CARATUNK — Neither Eric Angevine nor his son Zachary have hiked the Appalachian Trail, but they have no shortage of stories from life on the 2,200-mile footpath.

There were the five hikers who stole the ice cream supply at the Sterling Inn, where the Angevines are the innkeepers; the couple who arrived with no money to pay for their stay and surreptitiously camped in the backyard; the city-slicker who offered to work in order to pay for his stay but had to be taught how to use a lawnmower; and the pair of high school sweethearts suspected of hitchhiking between camps while their parents paid for their “hike.”

“There are lots of funny people that come through here and most of them that you meet are great,” said Eric Angevine, 67.

The father-son duo, who took over the inn in 2012, are part of a long-standing tradition of hospitality at the big white house on a desolate stretch of U.S. Route 201, about 50 miles from the Canada border.

Eric Angevine sits in a rocker beside a wood stove as his son, Zachary, gets something from a cabinet in the kitchen of the Sterling Inn in Caratunk.

Eric Angevine sits in a rocker beside a wood stove as his son, Zachary, gets something from a cabinet in the kitchen of the Sterling Inn in Caratunk. Photos by David Leaming/Morning Sentinel David Leaming/Morning Sentinel

The inn opened in 1816 as a stagecoach stop between Quebec and Boston, as well as one of the area’s earliest dance halls and post offices. Today, a large portion of its business comes from hikers on the Appalachian Trail, which passes about a mile away.

At 200 years old, the inn – whose bicentennial anniversary will be celebrated the weekend of May 14-15 – has seen many changes over the years, but the Angevines believe it is poised to be successful well into the future.

Small inns and historic homes like the Sterling Inn play a large role in Maine’s tourism industry and are part of what distinguishes New England as a destination apart from other places in the U.S., according to the Maine Innkeepers Association. And while the culture around small inns is changing – visitors increasingly expect modern conveniences and more outsiders, like the Angevines, who are from Oklahoma, are taking over inns that were once handed down generation to generation – they remain an important part of what draws visitors to Maine.

“It’s a tremendous marketing advantage that we have these older buildings and older inns, and those that we can verify that have had activity for that long,” said Greg Dugal, president and chief operating officer of the Maine Innkeepers Association. “People sort of gravitate towards that and there’s really no place like Maine in the number of these smaller, older historic homes in proportion to the overall lodging properties. Probably no other place in the country has that sort of representation in the inn stock.”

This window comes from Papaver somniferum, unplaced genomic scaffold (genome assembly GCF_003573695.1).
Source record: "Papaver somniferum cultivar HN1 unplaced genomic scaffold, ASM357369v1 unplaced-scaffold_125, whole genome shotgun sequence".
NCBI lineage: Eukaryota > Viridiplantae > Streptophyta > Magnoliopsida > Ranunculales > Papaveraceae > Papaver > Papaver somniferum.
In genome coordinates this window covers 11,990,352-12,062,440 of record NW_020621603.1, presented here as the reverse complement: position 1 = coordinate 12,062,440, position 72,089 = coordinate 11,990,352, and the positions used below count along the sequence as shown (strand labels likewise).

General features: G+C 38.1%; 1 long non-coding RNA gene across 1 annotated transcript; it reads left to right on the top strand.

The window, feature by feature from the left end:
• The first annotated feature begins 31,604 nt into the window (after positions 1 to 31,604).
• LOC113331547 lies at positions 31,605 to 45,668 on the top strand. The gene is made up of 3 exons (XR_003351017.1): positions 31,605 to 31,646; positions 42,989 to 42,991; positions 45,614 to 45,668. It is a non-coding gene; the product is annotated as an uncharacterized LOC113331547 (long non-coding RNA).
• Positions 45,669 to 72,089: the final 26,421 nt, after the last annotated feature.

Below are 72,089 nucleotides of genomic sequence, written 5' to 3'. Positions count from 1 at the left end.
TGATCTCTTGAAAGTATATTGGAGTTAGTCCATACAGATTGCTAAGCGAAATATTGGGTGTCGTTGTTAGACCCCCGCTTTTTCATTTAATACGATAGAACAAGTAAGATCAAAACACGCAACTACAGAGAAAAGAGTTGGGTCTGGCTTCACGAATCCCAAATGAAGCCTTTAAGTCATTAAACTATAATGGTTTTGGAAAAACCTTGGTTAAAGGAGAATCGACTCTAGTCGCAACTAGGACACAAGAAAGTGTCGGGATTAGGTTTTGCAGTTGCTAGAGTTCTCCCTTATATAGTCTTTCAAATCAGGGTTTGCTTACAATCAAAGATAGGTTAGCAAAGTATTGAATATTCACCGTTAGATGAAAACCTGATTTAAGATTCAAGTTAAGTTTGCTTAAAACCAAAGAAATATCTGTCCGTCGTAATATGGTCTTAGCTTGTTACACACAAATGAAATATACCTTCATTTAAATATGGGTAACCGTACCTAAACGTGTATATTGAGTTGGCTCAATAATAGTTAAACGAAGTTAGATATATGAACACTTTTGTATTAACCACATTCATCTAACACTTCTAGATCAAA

THE HOTEL STERLING

The Sterling Inn opened 1816 by Joseph Spaulding Jr., who moved to Caratunk from Embden, and it was called The Hotel at Caratunk. It was a stagecoach stop along the Canada Road, the primary trade route connecting Quebec to the Atlantic Ocean.

At the time it had just four guest rooms and no plumbing. Electricity was still several years from being harnessed for use.

The Sterling Inn in Caratunk will celebrate its bicentennial this month.

The Sterling Inn in Caratunk will celebrate its bicentennial this month. David Leaming/Morning Sentinel

In 1836, upon the death of his father, Joseph Spaulding Jr. took over operation of the hotel for nine years before selling it to Joseph Clark Jr., a businessman from the Bingham area.

The Clark family and their descendants ran the inn for more than 100 years, with Clark’s son, daughter and wife at times running the hotel over the next 70 years.

Around 1910, Ralph Sterling, a great-grandson of Clark, took over operation of the hotel with his wife, Leona. It was by then known as the Webster Inn, named after Sterling’s grandmother, Abby Clark Webster, but he renamed it the Hotel Sterling.

Sterling was chief Maine fire warden and a state legislator who oversaw major renovations of the hotel, including adding electricity and indoor plumbing.

In 1934 Sterling also built Pierce Pond Stream Sporting Camps at nearby Pierce Pond. The site was not accessible by road and visitors to the inn would be ferried across the Kennebec River then required to hike three and a half miles to the remote camps.

After Ralph Sterling’s death around 1950, Leona, daughter Mildred and her husband, Harold Smith, continued to run the inn until 1988, when they sold it to Matt Polstein, a businessman and rafting guide.

Polstein developed the property into a tourism business, the New England Outdoor Center, constructing a lodge, dining pavilion, and a dozen cabins across the street from the inn. Today the cabins remain in operation as a separate business, Maine Lakeside Cabins.

Wallace and Nancy Pooler bought the inn and ran it as a bed and breakfast for four years before selling it to Eric Angevine in 2012.

Bob Henderson, of Bingham, the grandson of Ralph Sterling’s brother, said most of the descendants of the family are no longer in the area, but those who are still have an interest in seeing the inn preserved.

“It’s always been a fixture,” said Henderson, 73. “In my opinion the new owner seems to be doing things to preserve it as a place of historical interest and that’s important. It’s very dear to me.”